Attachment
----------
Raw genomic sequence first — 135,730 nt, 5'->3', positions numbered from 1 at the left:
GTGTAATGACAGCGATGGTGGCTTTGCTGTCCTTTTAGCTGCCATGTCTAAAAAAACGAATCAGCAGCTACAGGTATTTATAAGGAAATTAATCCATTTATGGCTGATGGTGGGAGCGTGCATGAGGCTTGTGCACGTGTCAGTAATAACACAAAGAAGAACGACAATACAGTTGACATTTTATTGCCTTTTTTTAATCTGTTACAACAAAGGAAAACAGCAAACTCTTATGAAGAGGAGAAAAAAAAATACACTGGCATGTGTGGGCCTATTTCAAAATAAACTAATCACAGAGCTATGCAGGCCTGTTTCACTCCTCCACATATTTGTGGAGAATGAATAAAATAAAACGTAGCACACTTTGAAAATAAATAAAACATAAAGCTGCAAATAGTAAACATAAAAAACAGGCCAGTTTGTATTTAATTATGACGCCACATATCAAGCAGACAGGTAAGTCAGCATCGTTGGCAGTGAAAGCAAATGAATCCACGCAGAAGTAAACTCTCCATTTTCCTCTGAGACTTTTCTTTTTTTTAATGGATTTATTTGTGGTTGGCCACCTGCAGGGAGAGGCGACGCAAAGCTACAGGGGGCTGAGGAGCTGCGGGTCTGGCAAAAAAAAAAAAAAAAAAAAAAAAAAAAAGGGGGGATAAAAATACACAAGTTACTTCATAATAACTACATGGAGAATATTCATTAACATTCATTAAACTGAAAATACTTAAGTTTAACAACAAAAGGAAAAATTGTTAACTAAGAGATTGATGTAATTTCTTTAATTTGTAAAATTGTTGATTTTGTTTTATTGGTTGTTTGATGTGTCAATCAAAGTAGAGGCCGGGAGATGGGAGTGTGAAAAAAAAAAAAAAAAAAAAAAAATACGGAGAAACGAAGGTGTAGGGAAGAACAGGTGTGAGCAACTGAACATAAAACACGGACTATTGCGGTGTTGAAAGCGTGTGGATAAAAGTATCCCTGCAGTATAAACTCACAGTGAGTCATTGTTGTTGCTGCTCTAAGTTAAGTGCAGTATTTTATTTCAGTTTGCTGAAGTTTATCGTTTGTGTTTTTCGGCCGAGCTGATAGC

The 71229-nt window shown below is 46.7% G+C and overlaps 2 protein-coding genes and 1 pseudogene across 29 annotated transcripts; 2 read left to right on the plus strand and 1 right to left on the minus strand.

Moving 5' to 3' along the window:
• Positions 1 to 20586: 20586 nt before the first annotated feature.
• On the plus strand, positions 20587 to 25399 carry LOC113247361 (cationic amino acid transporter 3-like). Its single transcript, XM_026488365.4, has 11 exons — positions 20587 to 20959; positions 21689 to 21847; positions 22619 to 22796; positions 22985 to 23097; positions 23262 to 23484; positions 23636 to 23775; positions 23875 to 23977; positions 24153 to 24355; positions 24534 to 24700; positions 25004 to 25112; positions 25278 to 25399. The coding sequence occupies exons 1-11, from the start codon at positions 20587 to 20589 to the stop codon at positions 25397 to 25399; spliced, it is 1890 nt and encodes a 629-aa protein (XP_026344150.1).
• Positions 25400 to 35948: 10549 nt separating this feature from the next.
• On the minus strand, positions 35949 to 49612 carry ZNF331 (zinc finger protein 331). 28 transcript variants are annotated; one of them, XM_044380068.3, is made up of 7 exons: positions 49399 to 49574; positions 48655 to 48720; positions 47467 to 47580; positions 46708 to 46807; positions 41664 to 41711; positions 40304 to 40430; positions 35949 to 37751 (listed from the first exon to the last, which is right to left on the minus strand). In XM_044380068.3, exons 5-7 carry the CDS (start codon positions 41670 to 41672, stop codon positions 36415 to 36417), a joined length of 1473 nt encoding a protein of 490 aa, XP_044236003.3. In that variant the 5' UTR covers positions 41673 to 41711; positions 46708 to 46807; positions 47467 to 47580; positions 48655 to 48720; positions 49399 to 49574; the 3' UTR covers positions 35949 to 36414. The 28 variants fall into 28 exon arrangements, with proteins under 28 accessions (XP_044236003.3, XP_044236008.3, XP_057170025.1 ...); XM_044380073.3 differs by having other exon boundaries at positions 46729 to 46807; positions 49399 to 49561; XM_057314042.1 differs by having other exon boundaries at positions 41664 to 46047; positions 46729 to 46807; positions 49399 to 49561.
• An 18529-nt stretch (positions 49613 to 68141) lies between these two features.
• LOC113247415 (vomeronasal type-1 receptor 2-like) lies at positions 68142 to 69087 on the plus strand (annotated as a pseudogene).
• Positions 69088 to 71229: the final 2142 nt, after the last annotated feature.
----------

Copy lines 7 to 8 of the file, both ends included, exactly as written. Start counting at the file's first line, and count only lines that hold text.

• Positions 25400 to 35948: 10549 nt separating this feature from the next.
• On the minus strand, positions 35949 to 49612 carry ZNF331 (zinc finger protein 331). 28 transcript variants are annotated; one of them, XM_044380068.3, is made up of 7 exons: positions 49399 to 49574; positions 48655 to 48720; positions 47467 to 47580; positions 46708 to 46807; positions 41664 to 41711; positions 40304 to 40430; positions 35949 to 37751 (listed from the first exon to the last, which is right to left on the minus strand). In XM_044380068.3, exons 5-7 carry the CDS (start codon positions 41670 to 41672, stop codon positions 36415 to 36417), a joined length of 1473 nt encoding a protein of 490 aa, XP_044236003.3. In that variant the 5' UTR covers positions 41673 to 41711; positions 46708 to 46807; positions 47467 to 47580; positions 48655 to 48720; positions 49399 to 49574; the 3' UTR covers positions 35949 to 36414. The 28 variants fall into 28 exon arrangements, with proteins under 28 accessions (XP_044236003.3, XP_044236008.3, XP_057170025.1 ...); XM_044380073.3 differs by having other exon boundaries at positions 46729 to 46807; positions 49399 to 49561; XM_057314042.1 differs by having other exon boundaries at positions 41664 to 46047; positions 46729 to 46807; positions 49399 to 49561.